San Jose helped spearhead a record-setting year for property values in Santa Clara County, according to recently released data. The annual assessment roll hit $516 billion, a 6.79 percent increase over the prior year, according to county Assessor Larry Stone.
The assessment roll reflects the total net assessed value of all real and business property in the county as of Jan. 1. Deputy Assessor David Ginsborg said it’s the first time property values in the county have totaled more than a half-trillion dollars.
According to Ginsborg, South County experienced one of the highest growths in assessed value compared to other cities in the county, just below Milpitas, Campbell and Mountain View. Morgan Hill’s assessed property values weighed in at a little more than $10.2 billion, a roughly 8 percent increase over the previous year. Gilroy also experienced a bump in value, coming in at $9.2 billion, a 6.4 percent increase.
Since the nation began pulling itself out of the Great Recession in 2010, Santa Clara County’s assessment roll has grown 53 percent, more than any time since the hyperinflation period in the early 1980s, according to Stone.
Stone attributed the county’s increase in the assessment roll to mega office and commercial developments and major property acquisitions by tech companies. For instance, Apple and Google alone accounted for 3 percent of the total increase.
Yet many of the same companies that elevated the assessment roll also comprise the majority of claims contesting property tax assessments.
Fifty percent of local property tax revenue generated in Santa Clara County goes to fund public education. However, the data is pointing to a “cooling down” of the economy, according to the assessor’s office.
Here’s a look at some other key takeaways from the county’s latest assessment roll report.
The rate by which the county’s assessment roll has grown over the past eight years, more than any time since the hyperinflation era of the 1980s. The total value and growth for every local city and school district in the county can be found online at sccassessor.org.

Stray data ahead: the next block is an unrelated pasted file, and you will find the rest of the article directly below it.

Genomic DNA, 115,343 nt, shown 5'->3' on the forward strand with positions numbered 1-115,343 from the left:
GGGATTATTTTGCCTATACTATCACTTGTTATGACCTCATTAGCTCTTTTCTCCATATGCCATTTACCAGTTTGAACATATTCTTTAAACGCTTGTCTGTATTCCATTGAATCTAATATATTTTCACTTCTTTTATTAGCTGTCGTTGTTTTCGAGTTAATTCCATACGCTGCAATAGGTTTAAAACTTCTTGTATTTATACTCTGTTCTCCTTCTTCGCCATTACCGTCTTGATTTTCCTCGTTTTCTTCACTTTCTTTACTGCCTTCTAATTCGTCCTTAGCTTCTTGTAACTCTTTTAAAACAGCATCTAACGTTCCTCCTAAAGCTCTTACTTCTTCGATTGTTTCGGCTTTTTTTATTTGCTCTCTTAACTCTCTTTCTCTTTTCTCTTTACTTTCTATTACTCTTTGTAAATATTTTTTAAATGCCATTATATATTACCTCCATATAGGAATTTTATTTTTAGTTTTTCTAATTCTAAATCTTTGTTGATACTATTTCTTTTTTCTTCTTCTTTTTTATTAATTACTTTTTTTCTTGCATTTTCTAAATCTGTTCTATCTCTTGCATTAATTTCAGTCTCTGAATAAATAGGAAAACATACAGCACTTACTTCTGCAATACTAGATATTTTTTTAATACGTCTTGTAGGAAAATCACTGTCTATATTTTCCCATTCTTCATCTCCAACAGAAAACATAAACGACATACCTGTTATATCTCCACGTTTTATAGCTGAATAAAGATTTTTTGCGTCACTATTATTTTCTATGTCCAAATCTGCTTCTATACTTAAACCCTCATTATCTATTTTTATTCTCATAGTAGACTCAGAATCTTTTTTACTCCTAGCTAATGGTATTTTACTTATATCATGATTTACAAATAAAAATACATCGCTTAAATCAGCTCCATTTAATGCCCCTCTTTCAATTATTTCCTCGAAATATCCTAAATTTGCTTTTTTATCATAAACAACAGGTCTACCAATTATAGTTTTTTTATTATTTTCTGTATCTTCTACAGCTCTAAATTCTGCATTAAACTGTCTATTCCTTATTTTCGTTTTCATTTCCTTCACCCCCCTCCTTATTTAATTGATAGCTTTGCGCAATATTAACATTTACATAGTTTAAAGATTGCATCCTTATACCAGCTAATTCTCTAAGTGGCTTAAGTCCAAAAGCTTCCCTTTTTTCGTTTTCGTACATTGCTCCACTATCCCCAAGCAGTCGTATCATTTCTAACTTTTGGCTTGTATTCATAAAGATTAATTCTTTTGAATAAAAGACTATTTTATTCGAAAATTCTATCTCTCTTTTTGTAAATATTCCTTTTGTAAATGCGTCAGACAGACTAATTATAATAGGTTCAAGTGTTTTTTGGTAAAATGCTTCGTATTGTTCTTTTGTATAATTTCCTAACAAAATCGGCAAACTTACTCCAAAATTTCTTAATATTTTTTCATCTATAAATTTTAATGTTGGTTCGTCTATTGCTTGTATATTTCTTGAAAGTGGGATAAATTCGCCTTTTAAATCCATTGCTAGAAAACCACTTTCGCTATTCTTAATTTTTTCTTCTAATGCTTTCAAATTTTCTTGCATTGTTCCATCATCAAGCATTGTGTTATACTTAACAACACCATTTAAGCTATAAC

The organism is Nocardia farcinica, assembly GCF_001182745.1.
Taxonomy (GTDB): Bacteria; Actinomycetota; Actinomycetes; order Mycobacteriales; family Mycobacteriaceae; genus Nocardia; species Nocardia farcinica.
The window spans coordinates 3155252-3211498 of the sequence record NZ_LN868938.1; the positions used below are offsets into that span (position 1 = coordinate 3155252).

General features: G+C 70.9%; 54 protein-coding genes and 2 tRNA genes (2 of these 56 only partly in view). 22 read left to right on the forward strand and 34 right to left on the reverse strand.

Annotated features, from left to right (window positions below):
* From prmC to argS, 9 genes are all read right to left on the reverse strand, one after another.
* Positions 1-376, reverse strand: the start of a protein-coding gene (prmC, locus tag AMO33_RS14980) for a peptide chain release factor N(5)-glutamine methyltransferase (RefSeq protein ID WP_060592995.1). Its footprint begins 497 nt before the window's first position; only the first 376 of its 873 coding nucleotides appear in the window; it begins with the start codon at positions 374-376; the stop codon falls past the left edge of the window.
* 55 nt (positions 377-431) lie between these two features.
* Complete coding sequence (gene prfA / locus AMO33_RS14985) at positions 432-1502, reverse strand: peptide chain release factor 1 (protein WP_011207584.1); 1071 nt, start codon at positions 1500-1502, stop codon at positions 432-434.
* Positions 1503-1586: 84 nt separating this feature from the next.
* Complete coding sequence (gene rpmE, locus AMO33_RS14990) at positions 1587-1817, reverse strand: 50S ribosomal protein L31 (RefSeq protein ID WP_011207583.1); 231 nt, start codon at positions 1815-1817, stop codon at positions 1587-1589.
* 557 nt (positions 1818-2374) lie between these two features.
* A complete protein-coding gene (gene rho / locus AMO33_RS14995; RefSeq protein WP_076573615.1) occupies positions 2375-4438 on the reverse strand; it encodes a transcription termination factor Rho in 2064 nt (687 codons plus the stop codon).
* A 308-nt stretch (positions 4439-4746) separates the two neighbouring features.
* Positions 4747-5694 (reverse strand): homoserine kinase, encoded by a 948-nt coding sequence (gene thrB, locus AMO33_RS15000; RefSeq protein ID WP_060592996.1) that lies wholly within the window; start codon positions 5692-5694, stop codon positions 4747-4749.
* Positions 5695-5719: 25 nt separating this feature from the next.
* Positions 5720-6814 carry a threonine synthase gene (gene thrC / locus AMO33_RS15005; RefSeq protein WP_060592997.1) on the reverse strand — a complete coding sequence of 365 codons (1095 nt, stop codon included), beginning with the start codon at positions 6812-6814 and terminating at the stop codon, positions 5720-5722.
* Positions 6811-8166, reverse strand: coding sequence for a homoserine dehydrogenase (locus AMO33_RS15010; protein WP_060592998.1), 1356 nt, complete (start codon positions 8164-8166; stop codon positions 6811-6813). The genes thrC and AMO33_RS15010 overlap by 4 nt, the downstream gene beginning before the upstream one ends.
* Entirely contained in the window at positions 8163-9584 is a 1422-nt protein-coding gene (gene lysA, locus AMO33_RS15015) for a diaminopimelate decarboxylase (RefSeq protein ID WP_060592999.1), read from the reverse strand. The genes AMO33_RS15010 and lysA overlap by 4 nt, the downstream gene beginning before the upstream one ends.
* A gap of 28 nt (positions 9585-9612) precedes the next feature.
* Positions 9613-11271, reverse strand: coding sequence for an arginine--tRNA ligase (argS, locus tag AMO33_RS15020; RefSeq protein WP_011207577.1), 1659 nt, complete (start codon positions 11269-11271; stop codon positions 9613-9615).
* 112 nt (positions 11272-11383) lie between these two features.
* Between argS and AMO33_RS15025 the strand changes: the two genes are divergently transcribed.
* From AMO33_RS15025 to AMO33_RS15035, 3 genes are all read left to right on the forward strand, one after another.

The share of tax revenue generated in this county that fund public education in the South Bay’s 31 distinct kindergarten-through-12th grade school districts.
The amount by which the total assessed value of all Google properties increased from 2017 to last year. According to Stone, much of the growth we’ve seen in the past several years has been driven by mega office and commercial developments by companies including Google, Apple, LinkedIn, Adobe and Nvidia.
That’s how much the total assessed value of all Apple properties grew from 2017 to 2018.
The number of jobs that now depend on the technology industry in the Bay Area.
The uptick in San Jose’s median income over the past few years, bringing it to $122,000—the 10th highest nationwide. “We are adding jobs, in spite of record home prices, traffic jams, fears of trade wars and labor force constraints,” Stone says. “If the Bay Area was a country, it would be the largest economy in the world.”
Meanwhile, the county’s jobless rate is slightly over 2 percent. That’s well under the U.S. unemployment rate of 4.3 percent and, Stone says, effectively “full employment.” That’s not necessarily a good thing. “Extremely low unemployment rates in Silicon Valley have driven the cost of tech talent to an all-time high, creating a serious high-tech labor shortage,” he explains. “Employers, particularly technology companies, are having problems hiring skilled employees due to sky-rocketing housing costs. The lack of affordable worker housing is making it impossible for employers to fill existing jobs.”
The office vacancy rate in Silicon Valley, which fell from 25 percent in 2009. Countywide, some 7.7 million square feet of office space was under construction by the end of the first quarter this year—the most since 2000. About 75 percent of that space was pre-leased during the construction phase. Stone says there’s been a slowdown of the “unsustainable and frenzied” leasing activity of 2015 and 2016 in part because of the massive influx of new office space. Those changes, he says, will likely slow the assessment roll growth in future years.
The vacancy rates for apartments, whose average costs countywide ticked up by more than half since 2010. Coupled with trends in the commercial sector, Stone says he counts those as some “early indicators that the economy may be in transition, if for no other reason than we are due for a recession.” “Nationally, job growth has slowed dramatically,” he says. “We are seeing a marked increase in ‘for rent/lease’ signs outside of major apartment complexes in addition to concessions such as free rent and reduced deposits to attract tenants—a clear signal that the peak of the apartment market has passed.”
Source: Santa Clara County Assessor’s Office